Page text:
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Literary Kinds

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Anne Dalke's picture
Molly's picture


 This post is sort of late, but I've been thinking about what we discussed in class last Thursday.  To me, it seems obvious that "Alice's Adventures in Wonderland" is a parody of "the quest."  Alice does so many things to try to advance herself in the world she has found herself in, but none of them really get her anywhere and she encounters many, many obstacles along the way.  She overcomes them, but where does she end up?  In the same place.  This is not to say that the story of Alice isn't a wonderful one, but none of her struggles seem worth it, and by the end of the book everything she's done seems so silly.

jrf's picture

slightly more than halfway through

The openness and encouragement of exploration and conversation that exists in our classroom and online are, to me, this class's distinguishing characteristics. I (as is evident from how late this post is) have some growing still to do to take full advantage of this, but it's a fantastic environment that makes it possible for this growth to take place. I feel like this class is very well suited to thinking/working instead of formula-memorization (for writing and thinking). The class format is also pushing me to learn from others in the class as much as I learn from the material we study, which is a new idea in my education and seems pretty wonderful.

spleenfiend's picture

creepy things

Over the weekend, Shayna S, jrf, and I experienced various interpretations of Alice's story.  We watched Neco Z Alenky, possibly the most disturbing Alice movie we could have chosen.  The movie focuses mostly on (disturbing) images and does not feature as much conversation as the book.  The narration, even the dialogue of other characters, is all told by Alice, perhaps to reinforce that it is all inside Alice's head.  Her narration is very repetitive and childlike, while the movie is way too creepy for most children.  Of course, I do not doubt that a child could imagine extremely creepy things.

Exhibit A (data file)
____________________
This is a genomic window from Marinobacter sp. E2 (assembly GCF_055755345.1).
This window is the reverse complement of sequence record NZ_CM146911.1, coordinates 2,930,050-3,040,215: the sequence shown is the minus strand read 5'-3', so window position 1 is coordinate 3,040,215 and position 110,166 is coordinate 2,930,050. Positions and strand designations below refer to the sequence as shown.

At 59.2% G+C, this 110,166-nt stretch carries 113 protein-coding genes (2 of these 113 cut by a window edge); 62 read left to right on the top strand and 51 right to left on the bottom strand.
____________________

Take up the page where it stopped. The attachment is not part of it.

skindeep's picture

alice in wonderland - controled chaos

these are just a couple of relevant pictures i found





skindeep's picture

response to ShaynaS

i really liked your post, it had musings and layers and was an interesting read

it did make me think though, and here is my train of thought-

yes, reality as we see it is definitely open to interpretation, and is subject to what the perciever sees and how they see it. but is there a reality that lies deeper than that? one that is subject to interepretation but that is constant because of that? is there a universal truth? and if there isnt then what do we spend so much time searching for? is our search futile?

i would say its not. becuase not only does our search equip us with the tools to form our own reality, it also brings us closer, by one tiny step to this 'truth', which i think sits somewhere in our subconsciousness.

Anne Dalke's picture

Notes Towards Day 17: Alice in Movieland


Anne Dalke's picture

mirror reversal

Take a break from Alice's Adventures Underground to explore this mirror reversal:
The Future of Publishing. Be sure to watch it through the "turn"!

rachelr's picture

Another "Alice"